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As someone who cannot see, I prefer to live in a mostly paperless world. This means ruthlessly turning every piece of paper that enters my life into a set of bits that I can process digitally. I scan in everything. Until now, I have relied on commercial OCR packages to convert these images into readable text.
The advent of our own open source OCR initiative, OCRopus (source code: Ocropus Sources) is a welcome change in this regard. I introduced support for OCRopus in Emacspeak recently, and the HTML output this produces compares favorably with output from commercial OCR engines, provided you place the page at the right orientation on the scanner. OCRopus' extensibility, and the ability to express the OCR as a structured HTML document makes it an ideal starting point for producing rich spoken output. The possibilities are enormous for people being able to collectively train, customize and improve an OCR engine.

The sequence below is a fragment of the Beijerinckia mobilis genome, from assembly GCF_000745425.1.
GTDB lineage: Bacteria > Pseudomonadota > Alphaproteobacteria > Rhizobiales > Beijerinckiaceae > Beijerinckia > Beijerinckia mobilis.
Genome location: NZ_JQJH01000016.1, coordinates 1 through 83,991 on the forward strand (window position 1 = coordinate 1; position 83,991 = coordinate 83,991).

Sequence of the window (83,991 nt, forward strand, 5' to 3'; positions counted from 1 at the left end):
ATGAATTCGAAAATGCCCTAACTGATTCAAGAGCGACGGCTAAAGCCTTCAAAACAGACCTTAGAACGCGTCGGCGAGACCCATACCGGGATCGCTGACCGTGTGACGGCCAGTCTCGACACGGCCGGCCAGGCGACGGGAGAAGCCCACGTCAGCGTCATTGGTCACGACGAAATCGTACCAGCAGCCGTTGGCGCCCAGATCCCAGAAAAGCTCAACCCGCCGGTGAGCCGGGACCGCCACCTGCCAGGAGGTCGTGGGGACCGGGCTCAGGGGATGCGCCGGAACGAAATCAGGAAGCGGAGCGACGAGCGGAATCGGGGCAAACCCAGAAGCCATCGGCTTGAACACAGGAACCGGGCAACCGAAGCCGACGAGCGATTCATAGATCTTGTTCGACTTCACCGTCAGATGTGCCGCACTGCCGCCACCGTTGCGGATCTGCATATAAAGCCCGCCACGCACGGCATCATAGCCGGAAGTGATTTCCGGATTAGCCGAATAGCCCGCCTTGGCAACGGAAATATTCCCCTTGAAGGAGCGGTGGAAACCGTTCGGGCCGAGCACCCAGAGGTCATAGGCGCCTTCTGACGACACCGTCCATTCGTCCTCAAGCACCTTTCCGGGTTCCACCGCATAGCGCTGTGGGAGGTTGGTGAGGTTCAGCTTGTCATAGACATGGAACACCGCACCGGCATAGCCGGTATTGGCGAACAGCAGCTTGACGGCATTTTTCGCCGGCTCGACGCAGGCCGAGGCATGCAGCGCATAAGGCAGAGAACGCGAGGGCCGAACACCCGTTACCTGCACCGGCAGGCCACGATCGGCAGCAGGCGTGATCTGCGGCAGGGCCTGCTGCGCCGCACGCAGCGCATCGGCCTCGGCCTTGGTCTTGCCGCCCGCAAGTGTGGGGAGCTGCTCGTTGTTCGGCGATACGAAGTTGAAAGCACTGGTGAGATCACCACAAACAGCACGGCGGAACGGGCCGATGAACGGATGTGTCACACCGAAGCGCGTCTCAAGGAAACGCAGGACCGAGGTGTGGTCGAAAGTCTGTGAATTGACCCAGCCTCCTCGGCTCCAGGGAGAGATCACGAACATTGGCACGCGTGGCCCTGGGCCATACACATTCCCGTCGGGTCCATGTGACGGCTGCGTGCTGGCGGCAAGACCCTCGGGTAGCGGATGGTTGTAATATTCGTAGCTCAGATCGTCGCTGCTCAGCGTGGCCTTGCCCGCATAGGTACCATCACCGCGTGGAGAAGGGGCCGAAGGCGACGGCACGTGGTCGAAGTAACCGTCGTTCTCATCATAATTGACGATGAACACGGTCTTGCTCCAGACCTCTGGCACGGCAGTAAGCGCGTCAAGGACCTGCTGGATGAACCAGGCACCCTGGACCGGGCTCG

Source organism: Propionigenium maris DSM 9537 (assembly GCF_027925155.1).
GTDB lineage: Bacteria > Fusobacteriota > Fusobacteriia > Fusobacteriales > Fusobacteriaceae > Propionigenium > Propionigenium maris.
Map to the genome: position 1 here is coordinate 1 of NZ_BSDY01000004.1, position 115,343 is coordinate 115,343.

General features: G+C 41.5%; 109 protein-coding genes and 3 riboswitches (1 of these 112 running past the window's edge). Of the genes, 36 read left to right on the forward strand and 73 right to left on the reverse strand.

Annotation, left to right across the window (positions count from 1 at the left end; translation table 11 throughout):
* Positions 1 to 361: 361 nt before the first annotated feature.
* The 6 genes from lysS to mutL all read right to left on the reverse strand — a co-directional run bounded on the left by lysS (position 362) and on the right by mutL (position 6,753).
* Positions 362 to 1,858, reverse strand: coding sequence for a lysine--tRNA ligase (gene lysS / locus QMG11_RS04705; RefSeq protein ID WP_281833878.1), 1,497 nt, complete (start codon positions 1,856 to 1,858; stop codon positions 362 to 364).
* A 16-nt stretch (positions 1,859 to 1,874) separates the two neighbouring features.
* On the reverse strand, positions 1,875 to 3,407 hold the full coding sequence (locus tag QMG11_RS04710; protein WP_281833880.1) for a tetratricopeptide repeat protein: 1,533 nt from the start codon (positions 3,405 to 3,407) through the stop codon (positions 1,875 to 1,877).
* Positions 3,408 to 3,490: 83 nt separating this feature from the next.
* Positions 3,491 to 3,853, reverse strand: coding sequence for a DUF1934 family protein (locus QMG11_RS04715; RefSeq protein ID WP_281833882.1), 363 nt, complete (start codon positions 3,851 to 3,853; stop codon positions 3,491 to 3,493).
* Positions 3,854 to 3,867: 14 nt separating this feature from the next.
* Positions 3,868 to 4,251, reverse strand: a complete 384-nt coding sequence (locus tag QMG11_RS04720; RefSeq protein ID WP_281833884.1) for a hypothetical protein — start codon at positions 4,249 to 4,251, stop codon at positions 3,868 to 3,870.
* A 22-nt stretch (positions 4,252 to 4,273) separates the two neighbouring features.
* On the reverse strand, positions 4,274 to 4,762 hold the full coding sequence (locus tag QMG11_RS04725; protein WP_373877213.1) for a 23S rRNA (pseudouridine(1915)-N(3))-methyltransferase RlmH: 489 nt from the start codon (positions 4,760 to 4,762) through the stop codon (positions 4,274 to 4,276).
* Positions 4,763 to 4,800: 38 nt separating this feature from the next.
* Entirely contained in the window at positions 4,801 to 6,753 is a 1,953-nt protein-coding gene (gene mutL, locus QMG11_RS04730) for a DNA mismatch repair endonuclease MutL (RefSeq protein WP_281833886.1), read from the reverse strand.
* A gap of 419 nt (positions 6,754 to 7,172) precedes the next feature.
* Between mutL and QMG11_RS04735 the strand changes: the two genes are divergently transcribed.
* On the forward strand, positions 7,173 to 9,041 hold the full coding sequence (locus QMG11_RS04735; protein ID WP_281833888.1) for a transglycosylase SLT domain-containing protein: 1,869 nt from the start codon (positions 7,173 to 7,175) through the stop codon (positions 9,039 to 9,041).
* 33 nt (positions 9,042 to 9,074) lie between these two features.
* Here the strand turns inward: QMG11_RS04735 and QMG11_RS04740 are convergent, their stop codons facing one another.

Google and Open Source OCR [googleblog.blogspot.com]